Movies like Sorry to Bother You and Blindspotting, set in the city and made by local directors, have brought global attention to a hub of art and activism
The film-maker Nijla Mu’min’s debut movie was based on her upbringing as a black Muslim girl in Oakland, California. Although Jinn was inspired by their own lives, she had to go to Los Angeles, 350 miles south of her hometown, to shoot it.
Mu’min said there wasn’t enough industry support to stimulate filming in Oakland financially sustainable. But now that’s changing.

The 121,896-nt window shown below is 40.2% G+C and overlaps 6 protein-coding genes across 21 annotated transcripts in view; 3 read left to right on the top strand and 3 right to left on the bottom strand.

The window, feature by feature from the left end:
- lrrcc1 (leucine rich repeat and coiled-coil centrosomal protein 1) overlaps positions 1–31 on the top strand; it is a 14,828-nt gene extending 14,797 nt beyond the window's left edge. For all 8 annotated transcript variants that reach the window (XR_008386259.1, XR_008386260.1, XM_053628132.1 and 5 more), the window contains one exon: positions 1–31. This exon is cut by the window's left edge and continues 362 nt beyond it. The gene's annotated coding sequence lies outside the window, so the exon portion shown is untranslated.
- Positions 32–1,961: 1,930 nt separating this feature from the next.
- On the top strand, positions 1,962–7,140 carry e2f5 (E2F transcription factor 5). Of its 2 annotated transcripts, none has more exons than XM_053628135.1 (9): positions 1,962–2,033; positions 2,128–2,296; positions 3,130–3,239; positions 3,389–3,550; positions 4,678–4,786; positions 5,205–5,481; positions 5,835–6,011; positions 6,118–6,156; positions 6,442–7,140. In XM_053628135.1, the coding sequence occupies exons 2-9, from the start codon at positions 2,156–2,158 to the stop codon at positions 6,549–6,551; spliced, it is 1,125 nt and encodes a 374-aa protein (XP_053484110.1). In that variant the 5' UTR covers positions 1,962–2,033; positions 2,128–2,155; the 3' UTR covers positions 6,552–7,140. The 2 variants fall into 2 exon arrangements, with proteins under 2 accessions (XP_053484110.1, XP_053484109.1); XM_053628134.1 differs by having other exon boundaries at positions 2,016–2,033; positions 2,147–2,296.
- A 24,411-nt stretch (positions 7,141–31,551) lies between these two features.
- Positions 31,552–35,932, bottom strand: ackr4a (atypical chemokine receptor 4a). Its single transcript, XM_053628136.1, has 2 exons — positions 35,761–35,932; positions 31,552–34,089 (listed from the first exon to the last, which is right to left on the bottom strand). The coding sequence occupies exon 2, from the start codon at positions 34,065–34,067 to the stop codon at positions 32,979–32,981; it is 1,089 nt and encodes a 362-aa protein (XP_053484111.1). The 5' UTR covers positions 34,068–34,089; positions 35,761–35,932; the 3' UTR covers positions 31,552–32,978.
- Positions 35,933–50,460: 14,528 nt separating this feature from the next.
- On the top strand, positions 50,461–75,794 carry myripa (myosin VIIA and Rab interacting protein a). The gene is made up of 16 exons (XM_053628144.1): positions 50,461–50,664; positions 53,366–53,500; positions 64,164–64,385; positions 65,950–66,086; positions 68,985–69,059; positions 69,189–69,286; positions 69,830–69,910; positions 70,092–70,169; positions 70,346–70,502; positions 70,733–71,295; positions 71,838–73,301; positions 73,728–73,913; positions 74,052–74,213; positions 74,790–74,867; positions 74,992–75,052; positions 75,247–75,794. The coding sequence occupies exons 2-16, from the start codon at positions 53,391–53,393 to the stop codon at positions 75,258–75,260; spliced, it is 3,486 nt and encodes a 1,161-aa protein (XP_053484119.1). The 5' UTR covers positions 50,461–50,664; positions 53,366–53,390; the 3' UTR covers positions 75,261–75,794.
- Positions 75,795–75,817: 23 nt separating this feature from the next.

The northern California city is having its Hollywood moment this month with the release of two acclaimed movies made by Oaklanders and set in their hometown. Sorry to Bother You, the debut film of the musician Boots Riley, offers a satirical anti-capitalist portrait of labor exploitation, protest motions and American racism. Blindspotting stars the locals Daveed Diggs and Rafael Casal, who co-wrote the dark comedy about police violence and gentrification.
Following the extraordinary success of Black Panther, directed by the Oakland native Ryan Coogler and partly set in his hometown, the city is attracting global attention, seen as a complex cultural hub where art, activism and inequality intersect.
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